A Film by Robert E. Moberg –
It was August 4, 2014 when the provincial news media called requesting footage of an “incident” at the Mt. Polley mine. I grabbed my camera gear and set out on the short flight via helicopter, my nephew, Kelly, at the controls. From about ten kilometres out we began watching for the strange bright green water of the lake-sized tailings pond, a well-known landmark. As we approached the mine, I remember feeling confused at not being able to locate the huge pond. “Where is it?” I asked. Kelly was looking ahead, equally confused and said simply, “It’s gone.” We could see that the four-square-kilometre “containment facility” had burst through its huge earthen dam. Eye witnesses spoke of a terrible roar that lasted for almost hours as the putrid water thundered down Hazeltine Creek and on into Quesnel Lake. Hundreds of trees snapped off by the powerful torrent now littered the shoreline and drifted in huge piles on the lake. An eerie green plume of murky tailings water travelled down the once pristine body of water for miles. The scene was one of incomprehensible devastation. The footage we captured went nation wide—the dreadful story was out.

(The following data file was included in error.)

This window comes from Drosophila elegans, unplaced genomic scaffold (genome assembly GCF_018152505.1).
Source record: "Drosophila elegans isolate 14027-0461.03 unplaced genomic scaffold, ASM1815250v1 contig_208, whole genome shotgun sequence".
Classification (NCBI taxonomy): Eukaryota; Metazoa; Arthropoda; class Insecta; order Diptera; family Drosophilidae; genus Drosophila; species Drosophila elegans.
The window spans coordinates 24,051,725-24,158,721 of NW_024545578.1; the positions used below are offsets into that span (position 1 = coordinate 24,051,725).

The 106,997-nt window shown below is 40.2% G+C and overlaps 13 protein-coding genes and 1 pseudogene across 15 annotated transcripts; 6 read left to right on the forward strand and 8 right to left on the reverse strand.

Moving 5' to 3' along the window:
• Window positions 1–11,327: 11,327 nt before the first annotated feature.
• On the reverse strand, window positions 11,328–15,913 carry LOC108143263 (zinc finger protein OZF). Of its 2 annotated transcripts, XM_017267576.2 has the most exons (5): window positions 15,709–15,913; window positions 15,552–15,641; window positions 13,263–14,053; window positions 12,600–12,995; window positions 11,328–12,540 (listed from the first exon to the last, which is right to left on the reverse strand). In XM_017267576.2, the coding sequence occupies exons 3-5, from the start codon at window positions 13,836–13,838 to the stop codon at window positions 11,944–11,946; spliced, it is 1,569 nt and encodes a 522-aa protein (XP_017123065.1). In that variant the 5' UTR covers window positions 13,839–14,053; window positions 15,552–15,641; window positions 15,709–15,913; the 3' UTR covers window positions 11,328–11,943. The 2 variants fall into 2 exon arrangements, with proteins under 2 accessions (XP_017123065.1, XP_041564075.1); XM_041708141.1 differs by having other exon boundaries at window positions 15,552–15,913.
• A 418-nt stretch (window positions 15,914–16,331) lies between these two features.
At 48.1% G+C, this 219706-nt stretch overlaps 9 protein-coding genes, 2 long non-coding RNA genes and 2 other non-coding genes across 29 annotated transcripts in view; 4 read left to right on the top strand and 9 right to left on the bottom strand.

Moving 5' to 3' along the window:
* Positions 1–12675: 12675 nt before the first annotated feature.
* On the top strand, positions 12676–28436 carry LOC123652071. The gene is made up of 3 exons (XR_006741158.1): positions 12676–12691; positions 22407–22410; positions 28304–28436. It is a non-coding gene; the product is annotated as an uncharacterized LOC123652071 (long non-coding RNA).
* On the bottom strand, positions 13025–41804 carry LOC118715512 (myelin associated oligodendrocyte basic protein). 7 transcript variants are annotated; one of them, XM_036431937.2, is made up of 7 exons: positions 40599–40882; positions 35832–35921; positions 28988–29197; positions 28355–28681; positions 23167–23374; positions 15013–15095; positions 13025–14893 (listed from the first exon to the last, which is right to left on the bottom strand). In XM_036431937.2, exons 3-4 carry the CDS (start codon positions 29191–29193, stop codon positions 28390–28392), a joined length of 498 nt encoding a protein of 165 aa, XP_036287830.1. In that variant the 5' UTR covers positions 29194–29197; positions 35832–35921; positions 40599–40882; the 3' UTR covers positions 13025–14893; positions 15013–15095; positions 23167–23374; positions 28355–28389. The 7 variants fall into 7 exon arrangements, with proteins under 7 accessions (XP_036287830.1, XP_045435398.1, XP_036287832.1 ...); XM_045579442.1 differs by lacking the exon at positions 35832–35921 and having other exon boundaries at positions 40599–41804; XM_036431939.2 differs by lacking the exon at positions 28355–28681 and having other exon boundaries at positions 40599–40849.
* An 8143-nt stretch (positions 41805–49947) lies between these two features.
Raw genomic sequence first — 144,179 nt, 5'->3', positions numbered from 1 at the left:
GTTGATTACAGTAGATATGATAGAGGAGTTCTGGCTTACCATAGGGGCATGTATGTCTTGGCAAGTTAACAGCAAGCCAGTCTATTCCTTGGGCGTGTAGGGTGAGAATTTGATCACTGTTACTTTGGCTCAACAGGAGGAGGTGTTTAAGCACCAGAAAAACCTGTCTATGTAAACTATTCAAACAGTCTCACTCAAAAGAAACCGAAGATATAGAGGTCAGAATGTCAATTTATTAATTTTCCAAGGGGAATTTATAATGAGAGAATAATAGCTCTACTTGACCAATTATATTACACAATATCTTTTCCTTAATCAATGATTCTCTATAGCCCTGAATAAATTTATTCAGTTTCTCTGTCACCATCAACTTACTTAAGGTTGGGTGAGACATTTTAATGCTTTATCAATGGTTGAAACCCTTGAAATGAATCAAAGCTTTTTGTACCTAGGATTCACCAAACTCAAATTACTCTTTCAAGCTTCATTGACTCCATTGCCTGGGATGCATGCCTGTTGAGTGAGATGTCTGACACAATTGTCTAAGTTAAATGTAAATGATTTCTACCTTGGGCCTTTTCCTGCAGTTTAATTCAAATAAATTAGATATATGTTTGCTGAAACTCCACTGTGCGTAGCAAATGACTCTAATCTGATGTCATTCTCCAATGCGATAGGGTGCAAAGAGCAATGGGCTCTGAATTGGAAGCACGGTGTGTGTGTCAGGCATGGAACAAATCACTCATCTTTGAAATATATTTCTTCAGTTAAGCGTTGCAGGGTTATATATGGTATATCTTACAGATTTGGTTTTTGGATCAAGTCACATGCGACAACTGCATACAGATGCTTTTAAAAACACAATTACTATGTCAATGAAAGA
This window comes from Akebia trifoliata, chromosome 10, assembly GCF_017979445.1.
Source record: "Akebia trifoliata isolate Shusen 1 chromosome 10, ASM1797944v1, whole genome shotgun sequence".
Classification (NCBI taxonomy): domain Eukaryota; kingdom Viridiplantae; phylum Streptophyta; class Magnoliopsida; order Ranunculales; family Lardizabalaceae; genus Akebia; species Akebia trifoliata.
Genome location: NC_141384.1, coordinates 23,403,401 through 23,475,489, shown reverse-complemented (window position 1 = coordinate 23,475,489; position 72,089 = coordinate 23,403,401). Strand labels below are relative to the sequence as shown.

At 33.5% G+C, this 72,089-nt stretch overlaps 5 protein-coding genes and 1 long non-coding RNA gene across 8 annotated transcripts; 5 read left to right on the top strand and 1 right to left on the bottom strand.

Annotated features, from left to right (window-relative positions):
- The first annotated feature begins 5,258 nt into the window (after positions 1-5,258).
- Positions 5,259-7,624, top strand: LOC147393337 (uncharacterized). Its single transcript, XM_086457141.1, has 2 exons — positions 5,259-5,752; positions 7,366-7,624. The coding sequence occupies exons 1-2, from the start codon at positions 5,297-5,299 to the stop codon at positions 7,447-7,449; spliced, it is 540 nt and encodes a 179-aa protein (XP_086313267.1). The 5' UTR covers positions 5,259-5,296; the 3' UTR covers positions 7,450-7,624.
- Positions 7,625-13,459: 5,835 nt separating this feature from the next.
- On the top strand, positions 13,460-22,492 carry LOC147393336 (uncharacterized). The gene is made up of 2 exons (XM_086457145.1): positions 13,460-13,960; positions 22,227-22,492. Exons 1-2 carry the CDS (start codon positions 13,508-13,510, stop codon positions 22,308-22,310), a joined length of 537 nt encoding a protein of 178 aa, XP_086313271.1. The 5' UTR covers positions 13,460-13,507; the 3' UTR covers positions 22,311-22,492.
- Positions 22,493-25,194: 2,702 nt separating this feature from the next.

The deeply personal effect of this larger than life event has had lasting reverberations on the environment, the community, and the individual. Although Quesnel Lake has survived, a sense of loss has permeated our lives. The dark waters from the breach have settled into the depths of our lakeand into the deepest part of our collective consciousness.
The most profound and lingering effect, a loss of innocence or perhaps more so, trust. We are left with a feeling of cynicism with regards to corporate accountability and governmental responsibility. Yes, Quesnel Lake is still here, but its waters are deeply scarred, and we are forever changed. As we stand on the shoreline of this vast body of water, the transcendent and eternal has become vulnerable. Sadness and anxiety overcome us with the realization that this, too, can be lost forever.
Weighing further on our conscience is the sad fact that we all must bear responsibility for these tragic environmental disasters. Our consumer-driven economy and demand for jobs compel the politicians we elect into making fateful decisions to placate the masses—decisions that, more often than not, exploit our natural resources with terrible consequences.
As a filmmaker with a passion for the environment I felt an obligation to tell this story. My wife, Vanessa, and I spent countless hours filming the stunning landscapes of Quesnel Lake and the beautiful rivers of its watershed. The film explores themes of memory, love, and our complicated relationship with the natural world. Turbidity is an intimate portrait of environmental disaster.
Turbidity premiered on the Knowledge Network on October 22, 2019 and is available to stream in Canada via the Knowledge Network’s app or website at https://www.knowledge.ca/program/turbidity